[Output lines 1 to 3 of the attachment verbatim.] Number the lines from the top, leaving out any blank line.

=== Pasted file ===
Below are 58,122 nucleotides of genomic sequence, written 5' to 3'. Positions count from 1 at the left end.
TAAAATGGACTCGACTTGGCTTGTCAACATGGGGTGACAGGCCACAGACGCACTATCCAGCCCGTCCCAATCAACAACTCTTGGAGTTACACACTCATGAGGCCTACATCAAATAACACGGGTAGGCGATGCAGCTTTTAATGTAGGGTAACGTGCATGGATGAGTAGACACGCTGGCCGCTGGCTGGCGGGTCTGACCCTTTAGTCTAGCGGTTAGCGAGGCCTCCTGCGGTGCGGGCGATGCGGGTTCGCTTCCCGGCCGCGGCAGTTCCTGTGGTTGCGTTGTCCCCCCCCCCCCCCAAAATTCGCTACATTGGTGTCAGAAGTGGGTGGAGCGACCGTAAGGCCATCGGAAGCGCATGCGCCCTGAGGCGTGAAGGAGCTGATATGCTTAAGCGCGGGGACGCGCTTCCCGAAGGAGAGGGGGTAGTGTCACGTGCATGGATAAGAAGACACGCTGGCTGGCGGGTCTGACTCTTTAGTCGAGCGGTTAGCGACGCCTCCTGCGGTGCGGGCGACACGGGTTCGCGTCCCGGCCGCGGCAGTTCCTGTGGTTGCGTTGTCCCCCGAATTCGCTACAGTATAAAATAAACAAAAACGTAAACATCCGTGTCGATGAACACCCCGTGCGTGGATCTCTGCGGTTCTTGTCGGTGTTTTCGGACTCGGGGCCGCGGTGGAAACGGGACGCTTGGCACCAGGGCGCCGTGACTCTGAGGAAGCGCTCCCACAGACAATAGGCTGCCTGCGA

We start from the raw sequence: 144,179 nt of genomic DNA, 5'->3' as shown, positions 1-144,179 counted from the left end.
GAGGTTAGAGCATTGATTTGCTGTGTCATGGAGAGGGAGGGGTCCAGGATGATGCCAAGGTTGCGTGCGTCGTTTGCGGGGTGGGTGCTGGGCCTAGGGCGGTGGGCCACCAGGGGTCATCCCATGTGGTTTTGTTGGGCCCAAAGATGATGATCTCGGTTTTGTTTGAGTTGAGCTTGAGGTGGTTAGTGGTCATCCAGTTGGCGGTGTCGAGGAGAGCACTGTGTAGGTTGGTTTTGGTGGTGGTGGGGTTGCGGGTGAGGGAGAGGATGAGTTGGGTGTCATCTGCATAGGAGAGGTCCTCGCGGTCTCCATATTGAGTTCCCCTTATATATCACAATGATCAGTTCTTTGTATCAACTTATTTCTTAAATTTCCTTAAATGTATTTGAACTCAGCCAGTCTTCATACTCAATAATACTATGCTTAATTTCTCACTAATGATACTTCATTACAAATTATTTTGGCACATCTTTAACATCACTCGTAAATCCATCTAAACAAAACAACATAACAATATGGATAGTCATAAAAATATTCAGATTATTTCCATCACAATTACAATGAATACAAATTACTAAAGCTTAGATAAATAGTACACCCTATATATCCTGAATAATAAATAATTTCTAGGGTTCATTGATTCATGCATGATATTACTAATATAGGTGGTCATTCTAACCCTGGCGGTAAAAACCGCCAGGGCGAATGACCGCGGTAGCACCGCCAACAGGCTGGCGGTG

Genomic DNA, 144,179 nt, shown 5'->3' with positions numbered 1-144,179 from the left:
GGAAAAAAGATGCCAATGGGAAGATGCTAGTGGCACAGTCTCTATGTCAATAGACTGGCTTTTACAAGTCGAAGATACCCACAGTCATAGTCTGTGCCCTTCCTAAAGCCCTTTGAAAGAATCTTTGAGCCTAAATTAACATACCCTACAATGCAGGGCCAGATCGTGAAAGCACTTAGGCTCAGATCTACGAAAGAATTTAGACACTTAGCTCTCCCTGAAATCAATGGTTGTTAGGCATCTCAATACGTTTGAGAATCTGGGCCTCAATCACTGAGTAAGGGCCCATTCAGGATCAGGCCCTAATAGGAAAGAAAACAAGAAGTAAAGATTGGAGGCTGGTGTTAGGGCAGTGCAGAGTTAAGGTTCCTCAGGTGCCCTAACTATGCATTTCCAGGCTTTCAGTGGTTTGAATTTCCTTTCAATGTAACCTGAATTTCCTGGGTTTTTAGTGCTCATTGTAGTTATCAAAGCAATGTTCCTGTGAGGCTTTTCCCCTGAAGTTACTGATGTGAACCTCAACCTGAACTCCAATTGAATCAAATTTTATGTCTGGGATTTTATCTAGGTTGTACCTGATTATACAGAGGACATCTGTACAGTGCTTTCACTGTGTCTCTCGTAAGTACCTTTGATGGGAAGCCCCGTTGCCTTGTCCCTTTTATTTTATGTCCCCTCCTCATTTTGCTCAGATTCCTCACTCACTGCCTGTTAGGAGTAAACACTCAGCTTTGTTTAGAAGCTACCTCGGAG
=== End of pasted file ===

Below are 58,122 nucleotides of genomic sequence, written 5' to 3'. Positions count from 1 at the left end.
TAAAATGGACTCGACTTGGCTTGTCAACATGGGGTGACAGGCCACAGACGCACTATCCAGCCCGTCCCAATCAACAACTCTTGGAGTTACACACTCATGAGGCCTACATCAAATAACACGGGTAGGCGATGCAGCTTTTAATGTAGGGTAACGTGCATGGATGAGTAGACACGCTGGCCGCTGGCTGGCGGGTCTGACCCTTTAGTCTAGCGGTTAGCGAGGCCTCCTGCGGTGCGGGCGATGCGGGTTCGCTTCCCGGCCGCGGCAGTTCCTGTGGTTGCGTTGTCCCCCCCCCCCCCCAAAATTCGCTACATTGGTGTCAGAAGTGGGTGGAGCGACCGTAAGGCCATCGGAAGCGCATGCGCCCTGAGGCGTGAAGGAGCTGATATGCTTAAGCGCGGGGACGCGCTTCCCGAAGGAGAGGGGGTAGTGTCACGTGCATGGATAAGAAGACACGCTGGCTGGCGGGTCTGACTCTTTAGTCGAGCGGTTAGCGACGCCTCCTGCGGTGCGGGCGACACGGGTTCGCGTCCCGGCCGCGGCAGTTCCTGTGGTTGCGTTGTCCCCCGAATTCGCTACAGTATAAAATAAACAAAAACGTAAACATCCGTGTCGATGAACACCCCGTGCGTGGATCTCTGCGGTTCTTGTCGGTGTTTTCGGACTCGGGGCCGCGGTGGAAACGGGACGCTTGGCACCAGGGCGCCGTGACTCTGAGGAAGCGCTCCCACAGACAATAGGCTGCCTGCGA

We start from the raw sequence: 144,179 nt of genomic DNA, 5'->3' as shown, positions 1-144,179 counted from the left end.